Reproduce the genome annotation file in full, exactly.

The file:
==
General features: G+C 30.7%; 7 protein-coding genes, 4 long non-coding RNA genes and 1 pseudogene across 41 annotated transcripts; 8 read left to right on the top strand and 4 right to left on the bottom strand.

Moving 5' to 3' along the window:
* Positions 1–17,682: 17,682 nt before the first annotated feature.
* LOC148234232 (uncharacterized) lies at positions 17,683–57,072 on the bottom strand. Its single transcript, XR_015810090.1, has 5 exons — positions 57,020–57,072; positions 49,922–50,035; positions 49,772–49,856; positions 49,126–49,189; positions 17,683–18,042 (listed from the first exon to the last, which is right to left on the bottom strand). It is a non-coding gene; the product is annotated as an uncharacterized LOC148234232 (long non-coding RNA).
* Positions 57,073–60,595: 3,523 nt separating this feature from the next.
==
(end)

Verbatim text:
General features: G+C 30.7%; 7 protein-coding genes, 4 long non-coding RNA genes and 1 pseudogene across 41 annotated transcripts; 8 read left to right on the top strand and 4 right to left on the bottom strand.

Moving 5' to 3' along the window:
* Positions 1–17,682: 17,682 nt before the first annotated feature.
* LOC148234232 (uncharacterized) lies at positions 17,683–57,072 on the bottom strand. Its single transcript, XR_015810090.1, has 5 exons — positions 57,020–57,072; positions 49,922–50,035; positions 49,772–49,856; positions 49,126–49,189; positions 17,683–18,042 (listed from the first exon to the last, which is right to left on the bottom strand). It is a non-coding gene; the product is annotated as an uncharacterized LOC148234232 (long non-coding RNA).
* Positions 57,073–60,595: 3,523 nt separating this feature from the next.